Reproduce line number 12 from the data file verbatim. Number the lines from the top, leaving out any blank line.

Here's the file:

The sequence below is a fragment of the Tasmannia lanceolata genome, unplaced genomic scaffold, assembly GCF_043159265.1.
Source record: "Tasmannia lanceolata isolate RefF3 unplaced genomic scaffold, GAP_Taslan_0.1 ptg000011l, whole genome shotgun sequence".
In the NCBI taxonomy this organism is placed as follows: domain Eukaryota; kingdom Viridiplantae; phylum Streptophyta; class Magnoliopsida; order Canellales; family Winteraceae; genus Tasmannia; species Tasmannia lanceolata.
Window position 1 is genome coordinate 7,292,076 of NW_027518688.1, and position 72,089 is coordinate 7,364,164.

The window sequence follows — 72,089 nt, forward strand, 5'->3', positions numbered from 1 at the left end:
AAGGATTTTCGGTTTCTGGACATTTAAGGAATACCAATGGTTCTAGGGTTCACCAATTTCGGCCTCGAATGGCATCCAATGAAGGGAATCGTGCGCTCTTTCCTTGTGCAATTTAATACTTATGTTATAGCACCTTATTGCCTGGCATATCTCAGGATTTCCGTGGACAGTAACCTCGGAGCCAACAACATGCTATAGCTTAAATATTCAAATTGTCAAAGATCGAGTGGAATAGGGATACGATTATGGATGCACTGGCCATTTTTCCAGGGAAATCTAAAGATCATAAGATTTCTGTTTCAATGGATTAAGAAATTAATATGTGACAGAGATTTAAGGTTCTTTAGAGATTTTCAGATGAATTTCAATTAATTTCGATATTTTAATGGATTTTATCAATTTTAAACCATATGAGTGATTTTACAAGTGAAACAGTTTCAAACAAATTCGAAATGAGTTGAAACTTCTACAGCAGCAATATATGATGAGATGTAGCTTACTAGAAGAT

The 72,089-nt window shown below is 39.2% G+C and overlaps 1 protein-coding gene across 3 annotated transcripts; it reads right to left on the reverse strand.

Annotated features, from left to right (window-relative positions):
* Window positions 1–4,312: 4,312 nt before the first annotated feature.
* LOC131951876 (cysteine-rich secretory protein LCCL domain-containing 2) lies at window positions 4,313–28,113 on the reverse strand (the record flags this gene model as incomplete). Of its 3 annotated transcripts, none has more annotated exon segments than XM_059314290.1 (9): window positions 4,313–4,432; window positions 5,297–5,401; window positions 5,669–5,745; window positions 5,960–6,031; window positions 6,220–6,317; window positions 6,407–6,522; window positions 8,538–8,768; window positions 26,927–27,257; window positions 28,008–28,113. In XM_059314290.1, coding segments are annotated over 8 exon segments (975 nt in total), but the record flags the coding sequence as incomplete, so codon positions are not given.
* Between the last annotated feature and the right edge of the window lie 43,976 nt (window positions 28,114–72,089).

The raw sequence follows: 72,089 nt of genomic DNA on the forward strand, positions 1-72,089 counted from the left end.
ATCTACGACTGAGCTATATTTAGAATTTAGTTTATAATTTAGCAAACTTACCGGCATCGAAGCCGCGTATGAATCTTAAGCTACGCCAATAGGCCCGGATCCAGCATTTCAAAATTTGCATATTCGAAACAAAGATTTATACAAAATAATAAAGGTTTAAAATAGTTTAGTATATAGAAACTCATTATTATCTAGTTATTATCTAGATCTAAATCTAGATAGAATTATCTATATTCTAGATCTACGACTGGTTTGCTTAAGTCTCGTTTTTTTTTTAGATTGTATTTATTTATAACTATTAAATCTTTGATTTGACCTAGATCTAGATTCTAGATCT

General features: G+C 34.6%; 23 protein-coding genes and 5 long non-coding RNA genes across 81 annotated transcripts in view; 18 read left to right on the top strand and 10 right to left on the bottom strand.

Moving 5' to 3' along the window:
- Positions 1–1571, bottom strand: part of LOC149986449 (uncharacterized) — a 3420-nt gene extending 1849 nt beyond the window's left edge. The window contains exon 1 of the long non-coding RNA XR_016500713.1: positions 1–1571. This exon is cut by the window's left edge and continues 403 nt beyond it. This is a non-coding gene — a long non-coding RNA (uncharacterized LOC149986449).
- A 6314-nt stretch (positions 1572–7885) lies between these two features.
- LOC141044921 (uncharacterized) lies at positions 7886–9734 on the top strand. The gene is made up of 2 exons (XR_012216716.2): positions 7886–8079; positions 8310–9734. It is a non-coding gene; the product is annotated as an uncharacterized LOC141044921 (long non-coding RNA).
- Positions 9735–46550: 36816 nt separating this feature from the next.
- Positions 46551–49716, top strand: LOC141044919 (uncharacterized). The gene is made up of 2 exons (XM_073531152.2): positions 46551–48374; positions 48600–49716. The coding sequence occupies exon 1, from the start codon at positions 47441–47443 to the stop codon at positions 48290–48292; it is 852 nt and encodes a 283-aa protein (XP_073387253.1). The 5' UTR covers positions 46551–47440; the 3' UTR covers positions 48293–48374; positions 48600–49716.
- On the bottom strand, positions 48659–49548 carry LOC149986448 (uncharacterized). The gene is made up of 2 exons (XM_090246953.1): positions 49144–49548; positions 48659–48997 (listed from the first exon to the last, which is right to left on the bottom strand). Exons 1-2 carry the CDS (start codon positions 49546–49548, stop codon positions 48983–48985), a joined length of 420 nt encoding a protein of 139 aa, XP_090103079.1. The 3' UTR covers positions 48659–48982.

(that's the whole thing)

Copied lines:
The raw sequence follows: 72,089 nt of genomic DNA on the forward strand, positions 1-72,089 counted from the left end.